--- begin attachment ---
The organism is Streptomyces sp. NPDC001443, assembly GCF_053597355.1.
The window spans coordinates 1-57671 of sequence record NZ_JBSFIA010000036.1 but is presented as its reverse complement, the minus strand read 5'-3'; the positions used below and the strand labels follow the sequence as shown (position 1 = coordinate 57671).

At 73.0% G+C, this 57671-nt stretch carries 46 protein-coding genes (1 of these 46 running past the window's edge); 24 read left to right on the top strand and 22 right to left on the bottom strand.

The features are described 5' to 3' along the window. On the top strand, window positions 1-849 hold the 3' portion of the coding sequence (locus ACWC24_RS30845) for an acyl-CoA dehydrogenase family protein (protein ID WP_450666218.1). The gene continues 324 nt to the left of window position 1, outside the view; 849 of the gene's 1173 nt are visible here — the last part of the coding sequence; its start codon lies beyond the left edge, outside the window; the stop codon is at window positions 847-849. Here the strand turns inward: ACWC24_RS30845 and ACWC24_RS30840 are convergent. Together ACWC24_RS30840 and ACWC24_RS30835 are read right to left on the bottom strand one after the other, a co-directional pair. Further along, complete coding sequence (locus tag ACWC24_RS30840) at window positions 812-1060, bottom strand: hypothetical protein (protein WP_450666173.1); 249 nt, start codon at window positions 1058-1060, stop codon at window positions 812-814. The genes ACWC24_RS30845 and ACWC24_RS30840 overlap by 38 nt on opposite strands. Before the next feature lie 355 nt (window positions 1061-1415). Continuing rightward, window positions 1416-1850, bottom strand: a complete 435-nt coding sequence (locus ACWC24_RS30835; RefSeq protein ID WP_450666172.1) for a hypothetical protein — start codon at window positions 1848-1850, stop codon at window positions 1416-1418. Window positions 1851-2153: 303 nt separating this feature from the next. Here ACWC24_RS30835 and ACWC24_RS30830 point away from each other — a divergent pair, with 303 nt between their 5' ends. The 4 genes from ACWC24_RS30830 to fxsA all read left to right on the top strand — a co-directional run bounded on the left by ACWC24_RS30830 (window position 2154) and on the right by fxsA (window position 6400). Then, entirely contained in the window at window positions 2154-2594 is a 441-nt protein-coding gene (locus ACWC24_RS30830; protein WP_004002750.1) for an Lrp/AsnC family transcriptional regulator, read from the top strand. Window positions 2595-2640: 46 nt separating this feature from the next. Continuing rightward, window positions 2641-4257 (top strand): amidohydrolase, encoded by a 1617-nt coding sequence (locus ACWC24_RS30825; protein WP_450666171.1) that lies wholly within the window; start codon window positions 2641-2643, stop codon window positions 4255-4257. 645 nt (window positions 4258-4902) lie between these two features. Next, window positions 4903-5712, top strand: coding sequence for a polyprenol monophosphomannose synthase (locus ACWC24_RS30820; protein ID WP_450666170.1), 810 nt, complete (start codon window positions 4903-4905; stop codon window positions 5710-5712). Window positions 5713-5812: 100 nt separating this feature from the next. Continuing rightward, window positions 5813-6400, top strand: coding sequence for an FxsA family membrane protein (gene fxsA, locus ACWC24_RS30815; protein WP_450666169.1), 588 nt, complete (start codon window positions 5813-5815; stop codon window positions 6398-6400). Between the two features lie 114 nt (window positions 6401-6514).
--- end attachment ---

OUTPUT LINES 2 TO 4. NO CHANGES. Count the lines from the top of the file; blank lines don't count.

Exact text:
The window spans coordinates 1-57671 of sequence record NZ_JBSFIA010000036.1 but is presented as its reverse complement, the minus strand read 5'-3'; the positions used below and the strand labels follow the sequence as shown (position 1 = coordinate 57671).

At 73.0% G+C, this 57671-nt stretch carries 46 protein-coding genes (1 of these 46 running past the window's edge); 24 read left to right on the top strand and 22 right to left on the bottom strand.

The features are described 5' to 3' along the window. On the top strand, window positions 1-849 hold the 3' portion of the coding sequence (locus ACWC24_RS30845) for an acyl-CoA dehydrogenase family protein (protein ID WP_450666218.1). The gene continues 324 nt to the left of window position 1, outside the view; 849 of the gene's 1173 nt are visible here — the last part of the coding sequence; its start codon lies beyond the left edge, outside the window; the stop codon is at window positions 847-849. Here the strand turns inward: ACWC24_RS30845 and ACWC24_RS30840 are convergent. Together ACWC24_RS30840 and ACWC24_RS30835 are read right to left on the bottom strand one after the other, a co-directional pair. Further along, complete coding sequence (locus tag ACWC24_RS30840) at window positions 812-1060, bottom strand: hypothetical protein (protein WP_450666173.1); 249 nt, start codon at window positions 1058-1060, stop codon at window positions 812-814. The genes ACWC24_RS30845 and ACWC24_RS30840 overlap by 38 nt on opposite strands. Before the next feature lie 355 nt (window positions 1061-1415). Continuing rightward, window positions 1416-1850, bottom strand: a complete 435-nt coding sequence (locus ACWC24_RS30835; RefSeq protein ID WP_450666172.1) for a hypothetical protein — start codon at window positions 1848-1850, stop codon at window positions 1416-1418. Window positions 1851-2153: 303 nt separating this feature from the next. Here ACWC24_RS30835 and ACWC24_RS30830 point away from each other — a divergent pair, with 303 nt between their 5' ends. The 4 genes from ACWC24_RS30830 to fxsA all read left to right on the top strand — a co-directional run bounded on the left by ACWC24_RS30830 (window position 2154) and on the right by fxsA (window position 6400). Then, entirely contained in the window at window positions 2154-2594 is a 441-nt protein-coding gene (locus ACWC24_RS30830; protein WP_004002750.1) for an Lrp/AsnC family transcriptional regulator, read from the top strand. Window positions 2595-2640: 46 nt separating this feature from the next. Continuing rightward, window positions 2641-4257 (top strand): amidohydrolase, encoded by a 1617-nt coding sequence (locus ACWC24_RS30825; protein WP_450666171.1) that lies wholly within the window; start codon window positions 2641-2643, stop codon window positions 4255-4257. 645 nt (window positions 4258-4902) lie between these two features. Next, window positions 4903-5712, top strand: coding sequence for a polyprenol monophosphomannose synthase (locus ACWC24_RS30820; protein ID WP_450666170.1), 810 nt, complete (start codon window positions 4903-4905; stop codon window positions 5710-5712). Window positions 5713-5812: 100 nt separating this feature from the next. Continuing rightward, window positions 5813-6400, top strand: coding sequence for an FxsA family membrane protein (gene fxsA, locus ACWC24_RS30815; protein WP_450666169.1), 588 nt, complete (start codon window positions 5813-5815; stop codon window positions 6398-6400). Between the two features lie 114 nt (window positions 6401-6514).